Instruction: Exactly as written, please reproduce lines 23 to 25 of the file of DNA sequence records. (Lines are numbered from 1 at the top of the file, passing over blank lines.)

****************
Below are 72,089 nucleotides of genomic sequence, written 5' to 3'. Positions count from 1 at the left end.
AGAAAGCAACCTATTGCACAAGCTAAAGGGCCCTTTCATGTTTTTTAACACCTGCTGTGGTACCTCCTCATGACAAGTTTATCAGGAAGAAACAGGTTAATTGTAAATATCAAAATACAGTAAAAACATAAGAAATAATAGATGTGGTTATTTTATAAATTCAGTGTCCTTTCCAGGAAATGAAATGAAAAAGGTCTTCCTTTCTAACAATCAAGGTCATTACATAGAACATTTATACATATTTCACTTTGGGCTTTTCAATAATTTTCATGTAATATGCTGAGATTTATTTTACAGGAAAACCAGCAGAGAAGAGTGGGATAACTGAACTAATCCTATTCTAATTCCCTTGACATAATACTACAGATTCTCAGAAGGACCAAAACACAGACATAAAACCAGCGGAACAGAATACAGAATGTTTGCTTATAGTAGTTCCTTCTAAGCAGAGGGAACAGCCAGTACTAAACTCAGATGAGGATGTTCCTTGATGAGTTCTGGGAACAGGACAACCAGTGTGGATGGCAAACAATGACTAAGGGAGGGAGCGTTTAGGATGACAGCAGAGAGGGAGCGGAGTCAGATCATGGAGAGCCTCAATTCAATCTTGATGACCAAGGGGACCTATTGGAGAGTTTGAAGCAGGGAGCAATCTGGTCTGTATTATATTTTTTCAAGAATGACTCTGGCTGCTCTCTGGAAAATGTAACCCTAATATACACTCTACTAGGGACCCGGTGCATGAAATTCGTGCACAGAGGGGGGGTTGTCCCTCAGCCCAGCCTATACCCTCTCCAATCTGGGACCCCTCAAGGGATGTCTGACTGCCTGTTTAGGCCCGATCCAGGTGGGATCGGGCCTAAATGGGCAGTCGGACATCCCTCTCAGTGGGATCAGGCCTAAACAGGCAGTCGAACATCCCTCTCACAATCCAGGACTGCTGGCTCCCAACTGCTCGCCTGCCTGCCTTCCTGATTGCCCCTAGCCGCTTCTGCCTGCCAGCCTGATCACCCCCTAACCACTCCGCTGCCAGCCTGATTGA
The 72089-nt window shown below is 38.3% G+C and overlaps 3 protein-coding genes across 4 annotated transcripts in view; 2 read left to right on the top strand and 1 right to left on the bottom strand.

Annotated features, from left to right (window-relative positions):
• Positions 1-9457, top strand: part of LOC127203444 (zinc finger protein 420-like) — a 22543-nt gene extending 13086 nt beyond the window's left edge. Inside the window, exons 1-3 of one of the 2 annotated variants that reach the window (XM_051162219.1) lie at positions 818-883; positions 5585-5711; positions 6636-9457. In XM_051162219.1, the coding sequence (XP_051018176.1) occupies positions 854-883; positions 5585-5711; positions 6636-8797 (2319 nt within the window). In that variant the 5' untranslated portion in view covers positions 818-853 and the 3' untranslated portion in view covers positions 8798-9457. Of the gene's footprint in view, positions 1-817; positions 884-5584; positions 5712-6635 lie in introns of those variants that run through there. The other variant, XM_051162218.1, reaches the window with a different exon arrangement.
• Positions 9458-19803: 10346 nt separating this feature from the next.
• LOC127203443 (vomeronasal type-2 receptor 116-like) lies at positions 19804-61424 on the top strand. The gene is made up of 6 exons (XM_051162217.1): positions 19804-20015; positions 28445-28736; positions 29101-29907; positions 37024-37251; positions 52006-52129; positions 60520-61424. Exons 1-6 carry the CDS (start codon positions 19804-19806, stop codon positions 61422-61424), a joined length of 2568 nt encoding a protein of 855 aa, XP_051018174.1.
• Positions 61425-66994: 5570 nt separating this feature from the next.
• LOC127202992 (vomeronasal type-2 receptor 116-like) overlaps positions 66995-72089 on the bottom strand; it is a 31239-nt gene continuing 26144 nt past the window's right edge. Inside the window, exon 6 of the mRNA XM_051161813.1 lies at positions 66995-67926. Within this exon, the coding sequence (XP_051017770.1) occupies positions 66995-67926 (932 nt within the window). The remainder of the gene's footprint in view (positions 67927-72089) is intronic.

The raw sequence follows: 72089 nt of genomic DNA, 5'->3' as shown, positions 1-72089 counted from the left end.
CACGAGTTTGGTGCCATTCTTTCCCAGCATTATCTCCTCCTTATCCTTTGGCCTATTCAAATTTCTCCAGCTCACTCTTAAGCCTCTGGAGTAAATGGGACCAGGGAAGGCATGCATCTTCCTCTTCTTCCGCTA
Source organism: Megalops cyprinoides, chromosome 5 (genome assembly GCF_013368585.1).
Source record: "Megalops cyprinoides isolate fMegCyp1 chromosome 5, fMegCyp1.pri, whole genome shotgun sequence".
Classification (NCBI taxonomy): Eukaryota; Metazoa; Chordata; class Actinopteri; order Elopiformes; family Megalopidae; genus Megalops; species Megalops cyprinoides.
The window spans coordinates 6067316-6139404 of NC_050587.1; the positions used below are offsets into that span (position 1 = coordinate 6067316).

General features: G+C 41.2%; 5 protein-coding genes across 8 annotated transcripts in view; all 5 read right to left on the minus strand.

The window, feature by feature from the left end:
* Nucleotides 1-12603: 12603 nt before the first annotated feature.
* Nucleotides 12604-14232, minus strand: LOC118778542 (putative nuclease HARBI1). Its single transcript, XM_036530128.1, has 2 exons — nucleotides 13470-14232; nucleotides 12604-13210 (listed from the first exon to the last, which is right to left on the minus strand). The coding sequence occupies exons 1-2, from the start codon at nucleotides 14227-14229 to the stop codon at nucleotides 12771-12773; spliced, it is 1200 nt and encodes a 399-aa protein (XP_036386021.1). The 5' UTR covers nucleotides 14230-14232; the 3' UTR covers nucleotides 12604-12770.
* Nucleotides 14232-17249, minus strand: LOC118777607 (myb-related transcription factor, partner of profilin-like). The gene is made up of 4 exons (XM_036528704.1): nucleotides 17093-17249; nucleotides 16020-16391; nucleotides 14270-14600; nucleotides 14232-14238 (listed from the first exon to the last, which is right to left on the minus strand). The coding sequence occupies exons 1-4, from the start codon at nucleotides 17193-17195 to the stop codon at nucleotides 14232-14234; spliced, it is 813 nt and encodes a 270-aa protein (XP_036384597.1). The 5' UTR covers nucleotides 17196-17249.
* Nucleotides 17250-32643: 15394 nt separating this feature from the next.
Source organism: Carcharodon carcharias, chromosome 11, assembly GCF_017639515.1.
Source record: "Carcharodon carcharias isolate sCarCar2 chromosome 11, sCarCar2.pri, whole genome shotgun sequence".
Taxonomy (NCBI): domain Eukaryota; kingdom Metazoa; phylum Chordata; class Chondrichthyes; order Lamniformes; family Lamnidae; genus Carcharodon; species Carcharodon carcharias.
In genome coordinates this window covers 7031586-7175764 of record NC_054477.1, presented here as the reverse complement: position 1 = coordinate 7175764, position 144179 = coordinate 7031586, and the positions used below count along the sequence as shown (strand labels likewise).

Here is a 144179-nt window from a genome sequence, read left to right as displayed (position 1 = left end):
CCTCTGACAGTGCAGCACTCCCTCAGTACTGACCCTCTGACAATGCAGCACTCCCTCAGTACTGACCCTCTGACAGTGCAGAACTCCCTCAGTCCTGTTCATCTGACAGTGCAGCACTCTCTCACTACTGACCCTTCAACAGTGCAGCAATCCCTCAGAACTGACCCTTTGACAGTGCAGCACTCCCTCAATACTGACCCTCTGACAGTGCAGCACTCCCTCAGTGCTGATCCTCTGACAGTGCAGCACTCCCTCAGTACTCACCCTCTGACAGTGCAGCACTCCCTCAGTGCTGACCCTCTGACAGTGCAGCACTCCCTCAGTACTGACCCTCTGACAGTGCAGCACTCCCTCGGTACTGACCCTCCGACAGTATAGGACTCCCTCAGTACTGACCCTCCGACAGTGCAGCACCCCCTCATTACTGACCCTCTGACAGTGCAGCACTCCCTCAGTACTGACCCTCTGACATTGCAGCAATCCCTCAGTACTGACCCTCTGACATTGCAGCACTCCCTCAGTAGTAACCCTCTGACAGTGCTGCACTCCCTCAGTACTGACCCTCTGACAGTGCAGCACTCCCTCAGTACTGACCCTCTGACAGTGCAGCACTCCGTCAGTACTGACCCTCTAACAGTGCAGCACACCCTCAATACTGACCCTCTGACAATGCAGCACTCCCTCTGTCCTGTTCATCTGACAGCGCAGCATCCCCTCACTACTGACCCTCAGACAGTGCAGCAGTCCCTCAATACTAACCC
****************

Source record: "Carcharodon carcharias isolate sCarCar2 chromosome 11, sCarCar2.pri, whole genome shotgun sequence".
Taxonomy (NCBI): domain Eukaryota; kingdom Metazoa; phylum Chordata; class Chondrichthyes; order Lamniformes; family Lamnidae; genus Carcharodon; species Carcharodon carcharias.
In genome coordinates this window covers 7031586-7175764 of record NC_054477.1, presented here as the reverse complement: position 1 = coordinate 7175764, position 144179 = coordinate 7031586, and the positions used below count along the sequence as shown (strand labels likewise).